Making yourself financially bullet proof is the only way to buy partial immunity from panic during market crashes. The problem is that buying this immunity comes at a high cost during bull markets. It starts with avoiding leverage that can be called in response to a decline in security prices – in other words, avoiding direct leverage on your positions via margin. Avoiding personal leverage of other types provides further mental peace of mind. For investors relying on their portfolio for cash flow needs, maintaining either cash or a bond ladder representing several years of cash adds more peace of mind, but at the cost of abysmal negative real returns on that cash.
Investors who are regularly accumulating financial assets through savings from employment or a business face different challenges. These investors need to focus on the fact that market declines present opportunities to purchase assets at lower prices which should enhance their long term returns. The main concern for investors in the accumulation phase should be to maintain their earnings power through their employment.
What if an investor is relying on his or her portfolio for current cash flow but has invested everything in stocks or other risky assets? Such an investor will end up being a forced seller, but must still avoid panic! Here the key factor is to have a low withdrawal rate as a percentage of the portfolio. By limiting withdrawals to a modest level, ideally below 3 percent, the damage can be contained by only liquidating a small amount of the portfolio at depressed prices. Too many investors in this situation will instead panic and liquidate everything — this is a mistake in all scenarios other than a multi-year bear market followed by stagnation, in other words another Great Depression scenario.
More Things Can Happen Than Will Happen
It is tempting at the moment to fall victim to hindsight bias — wasn’t it “obvious” that the market would trade sharply lower due to coronavirus? It is true that the prospect of a pandemic occurring at some point is always a risk, but this is a risk that is impossible to time or predict.
Consider the headlines over the past weekend that led to today’s sharp decline. Coronavirus cases have increased and many dire predictions have been made regarding potential spread and economic impact. Then, the news regarding oil prices added to the gloom and markets went into a freefall.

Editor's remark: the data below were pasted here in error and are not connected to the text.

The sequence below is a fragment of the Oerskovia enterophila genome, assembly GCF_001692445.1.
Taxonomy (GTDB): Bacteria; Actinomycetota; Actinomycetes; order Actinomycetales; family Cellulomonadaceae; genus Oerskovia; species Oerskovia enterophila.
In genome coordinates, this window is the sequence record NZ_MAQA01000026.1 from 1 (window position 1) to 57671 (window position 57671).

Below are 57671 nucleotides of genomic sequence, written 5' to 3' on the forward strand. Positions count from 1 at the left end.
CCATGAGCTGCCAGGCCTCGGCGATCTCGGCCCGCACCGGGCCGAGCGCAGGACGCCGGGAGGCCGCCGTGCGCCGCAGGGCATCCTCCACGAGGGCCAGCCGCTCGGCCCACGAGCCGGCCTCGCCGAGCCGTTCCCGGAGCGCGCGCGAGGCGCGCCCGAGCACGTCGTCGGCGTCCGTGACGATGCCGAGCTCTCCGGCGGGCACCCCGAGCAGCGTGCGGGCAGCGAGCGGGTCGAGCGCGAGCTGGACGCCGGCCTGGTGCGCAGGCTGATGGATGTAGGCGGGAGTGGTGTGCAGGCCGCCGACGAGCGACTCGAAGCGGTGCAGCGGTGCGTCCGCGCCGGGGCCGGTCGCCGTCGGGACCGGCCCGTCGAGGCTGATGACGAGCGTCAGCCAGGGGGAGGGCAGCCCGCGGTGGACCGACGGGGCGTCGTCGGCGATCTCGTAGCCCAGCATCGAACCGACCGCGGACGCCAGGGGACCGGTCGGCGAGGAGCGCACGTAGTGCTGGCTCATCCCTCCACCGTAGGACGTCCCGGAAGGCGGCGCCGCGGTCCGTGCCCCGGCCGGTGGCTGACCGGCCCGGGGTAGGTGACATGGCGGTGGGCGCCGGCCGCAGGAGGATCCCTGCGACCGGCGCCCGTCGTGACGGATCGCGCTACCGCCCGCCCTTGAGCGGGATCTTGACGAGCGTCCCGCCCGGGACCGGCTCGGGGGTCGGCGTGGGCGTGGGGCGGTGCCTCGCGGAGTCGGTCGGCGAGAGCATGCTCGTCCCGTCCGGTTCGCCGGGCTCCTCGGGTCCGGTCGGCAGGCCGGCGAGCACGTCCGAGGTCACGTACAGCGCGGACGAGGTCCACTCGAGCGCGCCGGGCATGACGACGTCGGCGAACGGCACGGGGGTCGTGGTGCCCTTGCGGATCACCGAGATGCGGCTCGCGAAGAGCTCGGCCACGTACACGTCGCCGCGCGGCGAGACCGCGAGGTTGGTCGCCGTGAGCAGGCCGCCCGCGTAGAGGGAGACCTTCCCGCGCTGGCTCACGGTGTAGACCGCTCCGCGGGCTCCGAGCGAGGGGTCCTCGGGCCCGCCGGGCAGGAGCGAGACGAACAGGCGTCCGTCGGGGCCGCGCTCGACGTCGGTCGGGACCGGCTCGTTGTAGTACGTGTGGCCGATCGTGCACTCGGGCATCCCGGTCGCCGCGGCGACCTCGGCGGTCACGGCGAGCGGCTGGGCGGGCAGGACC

Returning to Howard Marks, consider this tweet from 2018:
What would the markets be doing this morning if the Israeli researchers who have been searching for a Coronavirus vaccine had announced a breakthrough over the weekend? Or if researchers at the Galveston National Laboratory had announced a breakthrough?
These alternate histories did not occur last weekend, but if they had, what we would be experiencing today would probably be the opposite of what is actually taking place. Extrapolating the current state of affairs into the future is fraught with risk.
Many of the pundits who now claim credit for predicting the current decline are “perma-bears” who have been predicting doom and gloom for years. Even broken (analog) clocks are correct twice a day. The world does not stand still and humanity’s quest for answers is constant.
The fact is that no one knows whether the stock market will soon enter a bear market, how long that bear market will last, and the catalyst that will eventually cause the pendulum to reach its nadir and reverse course. Coping with market meltdowns successfully requires a calm temperament, confidence, knowledge, and financial resources built up during calmer times.
- Readers may also find Using Checklists to Control Emotions During Market Meltdowns, published in 2010, to be useful in the current market environment.
- I spend a couple of days analyzing Berkshire’s annual report (some thoughts on the 2019 report were sent to newsletter subscribers last month) and around half a day analyzing each quarterly report.